A federal lawsuit alleging widespread confusion over California’s presidential primary rules asks that voter registration be extended past Monday’s deadline until the day of the state’s primary election on June 7. “Mistakes are being made,” said William Simpich, an Oakland civil rights attorney who filed the lawsuit Friday. At issue is whether voters understand the rules for the presidential primary, which differ from those governing other elections in California. Unlike statewide primaries — where voters now choose any candidate, no matter the political party — the presidential contests are controlled by the parties themselves. Democrats have opened up their primary between Hillary Clinton and Vermont Sen. Bernie Sanders to voters that have no political affiliation, known in California as having “no party preference.” But the lawsuit alleges elections officials in some of California’s 58 counties aren’t making that clear to these unaffiliated voters. “There’s mass confusion,” Simpich said in an interview on Saturday night. “This is a situation that really shouts out for some uniformity.”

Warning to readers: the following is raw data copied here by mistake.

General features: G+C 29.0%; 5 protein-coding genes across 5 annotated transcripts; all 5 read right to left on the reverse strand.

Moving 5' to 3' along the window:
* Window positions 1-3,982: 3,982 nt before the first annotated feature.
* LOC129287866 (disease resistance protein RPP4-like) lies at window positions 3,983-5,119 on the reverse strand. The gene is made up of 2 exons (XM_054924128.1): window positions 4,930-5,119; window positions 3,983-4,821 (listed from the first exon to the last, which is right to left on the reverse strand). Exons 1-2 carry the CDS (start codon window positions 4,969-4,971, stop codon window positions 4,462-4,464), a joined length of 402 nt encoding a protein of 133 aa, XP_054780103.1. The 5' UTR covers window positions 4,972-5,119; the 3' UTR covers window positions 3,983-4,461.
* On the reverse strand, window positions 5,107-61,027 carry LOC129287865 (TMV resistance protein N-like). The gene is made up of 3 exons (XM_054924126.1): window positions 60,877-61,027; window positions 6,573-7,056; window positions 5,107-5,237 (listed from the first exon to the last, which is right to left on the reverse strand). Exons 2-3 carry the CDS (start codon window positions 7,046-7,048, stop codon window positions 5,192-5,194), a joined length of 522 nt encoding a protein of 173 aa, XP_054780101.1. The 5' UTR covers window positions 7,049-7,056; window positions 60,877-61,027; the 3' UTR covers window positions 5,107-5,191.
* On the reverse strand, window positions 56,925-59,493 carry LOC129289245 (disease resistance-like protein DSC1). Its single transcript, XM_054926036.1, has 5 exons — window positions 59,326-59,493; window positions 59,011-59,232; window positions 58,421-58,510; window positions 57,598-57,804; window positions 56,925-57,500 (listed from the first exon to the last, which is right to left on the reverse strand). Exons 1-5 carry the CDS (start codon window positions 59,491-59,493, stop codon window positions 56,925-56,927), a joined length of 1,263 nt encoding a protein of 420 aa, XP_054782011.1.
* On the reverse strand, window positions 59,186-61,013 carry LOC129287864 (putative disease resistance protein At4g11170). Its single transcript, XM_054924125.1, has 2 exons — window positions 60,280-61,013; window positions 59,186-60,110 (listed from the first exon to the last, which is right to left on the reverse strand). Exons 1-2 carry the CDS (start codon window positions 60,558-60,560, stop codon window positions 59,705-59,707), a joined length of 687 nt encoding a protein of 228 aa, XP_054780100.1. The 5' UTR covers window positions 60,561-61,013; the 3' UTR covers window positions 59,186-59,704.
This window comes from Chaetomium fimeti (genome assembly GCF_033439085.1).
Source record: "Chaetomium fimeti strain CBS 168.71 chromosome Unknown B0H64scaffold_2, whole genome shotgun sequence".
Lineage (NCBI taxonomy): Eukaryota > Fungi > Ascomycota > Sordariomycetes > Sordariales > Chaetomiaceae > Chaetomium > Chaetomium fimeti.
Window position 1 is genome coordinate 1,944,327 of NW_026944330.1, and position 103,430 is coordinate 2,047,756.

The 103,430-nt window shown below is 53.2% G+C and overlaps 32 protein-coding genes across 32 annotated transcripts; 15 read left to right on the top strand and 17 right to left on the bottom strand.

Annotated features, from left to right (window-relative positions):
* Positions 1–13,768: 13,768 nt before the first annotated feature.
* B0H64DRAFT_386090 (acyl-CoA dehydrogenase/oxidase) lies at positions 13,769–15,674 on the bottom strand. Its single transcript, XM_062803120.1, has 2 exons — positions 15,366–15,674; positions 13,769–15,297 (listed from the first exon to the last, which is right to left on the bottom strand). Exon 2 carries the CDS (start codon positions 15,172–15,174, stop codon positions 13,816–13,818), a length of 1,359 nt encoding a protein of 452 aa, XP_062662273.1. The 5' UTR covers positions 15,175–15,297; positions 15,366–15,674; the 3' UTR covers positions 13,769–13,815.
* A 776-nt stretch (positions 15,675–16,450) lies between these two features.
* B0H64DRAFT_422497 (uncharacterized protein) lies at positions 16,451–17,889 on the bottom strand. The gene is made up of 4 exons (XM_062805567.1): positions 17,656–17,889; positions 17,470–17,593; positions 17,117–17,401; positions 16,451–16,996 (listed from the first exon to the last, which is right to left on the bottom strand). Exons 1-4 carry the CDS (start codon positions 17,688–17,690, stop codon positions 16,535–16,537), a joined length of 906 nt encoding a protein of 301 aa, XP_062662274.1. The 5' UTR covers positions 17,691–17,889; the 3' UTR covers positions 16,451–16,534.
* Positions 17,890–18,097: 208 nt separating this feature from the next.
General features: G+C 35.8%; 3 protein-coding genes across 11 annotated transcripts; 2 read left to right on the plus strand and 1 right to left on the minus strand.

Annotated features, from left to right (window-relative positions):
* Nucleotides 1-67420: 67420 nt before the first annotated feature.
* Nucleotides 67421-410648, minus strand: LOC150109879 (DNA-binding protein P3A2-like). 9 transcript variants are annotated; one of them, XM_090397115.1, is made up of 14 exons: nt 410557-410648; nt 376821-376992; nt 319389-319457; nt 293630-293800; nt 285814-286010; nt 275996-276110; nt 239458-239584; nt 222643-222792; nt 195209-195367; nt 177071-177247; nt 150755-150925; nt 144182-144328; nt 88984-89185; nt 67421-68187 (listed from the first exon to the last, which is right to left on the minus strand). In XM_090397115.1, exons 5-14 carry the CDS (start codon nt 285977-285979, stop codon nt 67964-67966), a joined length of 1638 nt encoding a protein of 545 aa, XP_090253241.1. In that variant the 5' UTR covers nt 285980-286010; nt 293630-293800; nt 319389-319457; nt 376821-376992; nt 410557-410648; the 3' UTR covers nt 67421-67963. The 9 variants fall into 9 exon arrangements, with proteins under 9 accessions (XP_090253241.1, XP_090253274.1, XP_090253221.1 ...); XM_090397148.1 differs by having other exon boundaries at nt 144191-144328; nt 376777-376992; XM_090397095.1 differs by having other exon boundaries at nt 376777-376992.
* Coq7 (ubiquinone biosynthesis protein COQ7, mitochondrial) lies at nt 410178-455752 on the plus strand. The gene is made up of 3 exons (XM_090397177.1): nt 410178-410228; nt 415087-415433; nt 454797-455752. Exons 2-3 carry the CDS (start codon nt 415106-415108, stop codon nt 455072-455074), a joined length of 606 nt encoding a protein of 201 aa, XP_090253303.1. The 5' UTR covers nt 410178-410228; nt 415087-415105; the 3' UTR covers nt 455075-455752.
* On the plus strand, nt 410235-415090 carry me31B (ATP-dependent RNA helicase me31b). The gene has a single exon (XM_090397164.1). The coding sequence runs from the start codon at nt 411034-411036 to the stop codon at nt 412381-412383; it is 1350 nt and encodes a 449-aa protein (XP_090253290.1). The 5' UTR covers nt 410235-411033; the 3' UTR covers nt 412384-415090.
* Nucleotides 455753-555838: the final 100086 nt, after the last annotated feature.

Simpich said a judge should require state elections officials to conduct a broad public awareness campaign about the voting rules before May 31, the deadline for requesting a ballot by mail. And to ensure unregistered Californians aren’t disenfranchised in the presidential contest, the lawsuit asks voter registration be extended from its deadline on Monday until June 7, the day of the election. There is no indication yet of whether a judge will agree with the suit.
The lawsuit’s plaintiffs include two Bay Area voters and the American Independent Party, a minor party that is allowing unaffiliated voters to cast presidential ballots and has also faced its own problems with voter confusion in recent weeks.
Also listed as a plaintiff is a group called the Voting Rights Defense Project, described as “an organization campaigning to heighten voter education and voter turnout for their candidate, Bernie Sanders.”